While the influence of card games like Magic: The Gathering and Pokemon has long been felt in video games, Eye of Judgment represents the first time to our recollection that the marriage of the two mediums has evolved beyond gameplay to take on a more literal meaning. With real cards you hold in your hand, and a playing mat unfolded on the table, it's entirely possible to play Eye of Judgment with no PS3 involvement whatsoever, and even have a good deal of fun doing so. However, as the game comes bundled with the PS3's new PlayStation Eye camera, it seems a shame to leave such shiny new hardware ignored, so when the game showed up at Joystiq proper, we were inclined to put the new device through the wringer.
The cord itself is about 77 inches in length, or about 6.5 feet, which may sound like a lot, but when the camera is slotted into the stand and then tethered from wherever you happen to be playing to the front of the PS3, the setup begins to have all the markings of some Home Alone-style booby trap.
The camera itself features a lens that can be adjusted for either 50hz or 60hz display settings as well as for both regular and wide angle capturing, though honestly the difference between the two capture modes is negligible. Still this is essentially a webcam we're talking about here, and not a Nikon D3, so all things considered we were happy just to see recognizable shapes moving on the screen.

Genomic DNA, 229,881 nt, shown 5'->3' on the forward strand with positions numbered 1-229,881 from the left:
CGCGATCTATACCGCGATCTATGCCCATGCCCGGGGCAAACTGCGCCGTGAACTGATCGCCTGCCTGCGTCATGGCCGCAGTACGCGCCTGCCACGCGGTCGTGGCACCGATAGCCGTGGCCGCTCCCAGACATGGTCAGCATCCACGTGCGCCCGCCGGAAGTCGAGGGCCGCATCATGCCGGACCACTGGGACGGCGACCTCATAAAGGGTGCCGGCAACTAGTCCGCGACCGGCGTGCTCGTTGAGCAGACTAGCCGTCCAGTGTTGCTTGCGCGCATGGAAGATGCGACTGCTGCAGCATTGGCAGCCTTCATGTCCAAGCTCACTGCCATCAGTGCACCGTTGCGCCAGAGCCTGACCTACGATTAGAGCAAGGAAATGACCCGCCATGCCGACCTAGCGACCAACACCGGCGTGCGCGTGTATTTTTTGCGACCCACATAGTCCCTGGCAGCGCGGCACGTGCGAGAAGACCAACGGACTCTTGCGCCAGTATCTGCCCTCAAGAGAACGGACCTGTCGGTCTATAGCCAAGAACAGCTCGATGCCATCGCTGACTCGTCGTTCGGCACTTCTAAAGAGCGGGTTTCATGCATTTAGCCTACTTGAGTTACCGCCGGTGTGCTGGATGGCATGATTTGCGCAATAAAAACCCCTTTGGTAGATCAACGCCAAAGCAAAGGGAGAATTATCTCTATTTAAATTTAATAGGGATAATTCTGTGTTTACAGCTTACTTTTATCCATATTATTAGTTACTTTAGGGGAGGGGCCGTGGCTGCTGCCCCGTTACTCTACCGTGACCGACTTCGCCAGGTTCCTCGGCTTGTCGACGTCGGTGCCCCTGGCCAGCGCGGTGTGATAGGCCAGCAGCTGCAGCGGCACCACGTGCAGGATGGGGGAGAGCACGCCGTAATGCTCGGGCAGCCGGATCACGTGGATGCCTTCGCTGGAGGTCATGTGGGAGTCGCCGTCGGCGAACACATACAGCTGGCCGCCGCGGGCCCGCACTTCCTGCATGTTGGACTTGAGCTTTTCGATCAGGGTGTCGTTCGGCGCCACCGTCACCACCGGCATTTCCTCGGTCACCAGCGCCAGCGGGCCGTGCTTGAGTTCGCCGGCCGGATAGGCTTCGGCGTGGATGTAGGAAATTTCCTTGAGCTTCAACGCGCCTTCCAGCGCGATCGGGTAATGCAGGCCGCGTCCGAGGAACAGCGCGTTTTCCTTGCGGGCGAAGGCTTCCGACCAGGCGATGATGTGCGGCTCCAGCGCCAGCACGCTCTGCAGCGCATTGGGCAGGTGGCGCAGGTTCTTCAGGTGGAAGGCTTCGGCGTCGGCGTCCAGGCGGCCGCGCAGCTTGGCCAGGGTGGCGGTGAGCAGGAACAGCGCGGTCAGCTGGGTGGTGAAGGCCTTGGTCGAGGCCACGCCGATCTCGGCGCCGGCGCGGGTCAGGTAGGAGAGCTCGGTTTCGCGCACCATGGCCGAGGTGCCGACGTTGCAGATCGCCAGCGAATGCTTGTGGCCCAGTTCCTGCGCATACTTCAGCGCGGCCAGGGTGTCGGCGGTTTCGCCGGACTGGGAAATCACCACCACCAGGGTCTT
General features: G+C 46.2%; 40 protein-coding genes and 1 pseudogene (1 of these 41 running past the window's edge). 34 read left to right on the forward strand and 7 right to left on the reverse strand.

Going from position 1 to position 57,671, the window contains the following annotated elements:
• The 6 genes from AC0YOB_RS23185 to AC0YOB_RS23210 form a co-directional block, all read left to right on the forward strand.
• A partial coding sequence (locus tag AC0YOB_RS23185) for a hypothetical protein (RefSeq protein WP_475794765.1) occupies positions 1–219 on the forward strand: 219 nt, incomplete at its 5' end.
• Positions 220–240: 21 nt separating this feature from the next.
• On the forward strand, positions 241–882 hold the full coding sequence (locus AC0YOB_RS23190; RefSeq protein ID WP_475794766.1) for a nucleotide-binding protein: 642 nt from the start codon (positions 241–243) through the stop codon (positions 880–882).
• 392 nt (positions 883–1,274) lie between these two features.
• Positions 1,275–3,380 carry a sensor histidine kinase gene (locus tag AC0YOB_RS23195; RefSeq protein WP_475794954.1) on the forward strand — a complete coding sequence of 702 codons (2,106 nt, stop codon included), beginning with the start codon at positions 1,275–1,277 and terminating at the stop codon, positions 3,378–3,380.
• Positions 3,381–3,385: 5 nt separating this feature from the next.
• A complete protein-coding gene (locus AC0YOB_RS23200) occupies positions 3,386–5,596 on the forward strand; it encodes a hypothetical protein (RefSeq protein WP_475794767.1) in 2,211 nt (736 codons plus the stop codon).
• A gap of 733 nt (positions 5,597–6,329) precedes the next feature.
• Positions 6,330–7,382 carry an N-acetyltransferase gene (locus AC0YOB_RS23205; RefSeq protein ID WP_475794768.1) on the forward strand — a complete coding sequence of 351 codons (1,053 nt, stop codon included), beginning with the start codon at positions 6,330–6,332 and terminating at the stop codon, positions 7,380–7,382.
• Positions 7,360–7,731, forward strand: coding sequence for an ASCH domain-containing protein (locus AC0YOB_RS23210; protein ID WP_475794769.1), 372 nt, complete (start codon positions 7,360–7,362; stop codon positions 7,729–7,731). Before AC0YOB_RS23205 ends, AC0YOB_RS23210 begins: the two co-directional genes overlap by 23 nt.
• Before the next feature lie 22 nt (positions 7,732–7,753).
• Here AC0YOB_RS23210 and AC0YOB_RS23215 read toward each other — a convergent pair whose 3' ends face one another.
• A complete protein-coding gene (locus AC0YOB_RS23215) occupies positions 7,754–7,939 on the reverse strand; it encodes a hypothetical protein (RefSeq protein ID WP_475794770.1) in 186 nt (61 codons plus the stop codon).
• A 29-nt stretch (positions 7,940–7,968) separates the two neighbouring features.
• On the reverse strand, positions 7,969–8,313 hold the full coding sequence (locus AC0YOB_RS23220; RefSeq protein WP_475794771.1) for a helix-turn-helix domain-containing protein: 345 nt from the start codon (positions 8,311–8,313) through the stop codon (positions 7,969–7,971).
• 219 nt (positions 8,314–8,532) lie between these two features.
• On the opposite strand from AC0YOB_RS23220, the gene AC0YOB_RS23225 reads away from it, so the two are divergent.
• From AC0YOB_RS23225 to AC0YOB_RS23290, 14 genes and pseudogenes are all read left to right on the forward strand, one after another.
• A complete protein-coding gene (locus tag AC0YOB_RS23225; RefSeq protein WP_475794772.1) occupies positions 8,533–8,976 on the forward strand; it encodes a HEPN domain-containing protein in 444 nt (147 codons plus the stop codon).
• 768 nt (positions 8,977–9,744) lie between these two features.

The PlayStation Eye delivers on expectations in terms of features and capture quality, which ranks marginally above its EyeToy predecessor, with a smoother frame rate and slightly crisper on-screen image, as well as a nice auto-focus capability that does a reasonable job at keeping up with what's going on in front of it. In addition, the camera does boast an integrated '4 Microphone Array System,' making its use in games, such as the forthcoming PS3 edition of SingStar, seem positively frightening. Our voices came over well enough when testing during a chat session, negating the need for a headset, though doing so means that voices are instead routed through the television speaker, making the device's use during online play seem decidedly less attractive.
The PlayStation Eye hits retail on October 23 in two flavors: as part of the Eye of Judgment package for $69.99, as well as by itself for $39.99, which promises to include the EyeCreate editing software, as well as a collection of mini-games and screen savers. We're also hopeful that Sony will take full advantage of the camera after it is released, possibly through a future firmware update, though nothing has yet been announced.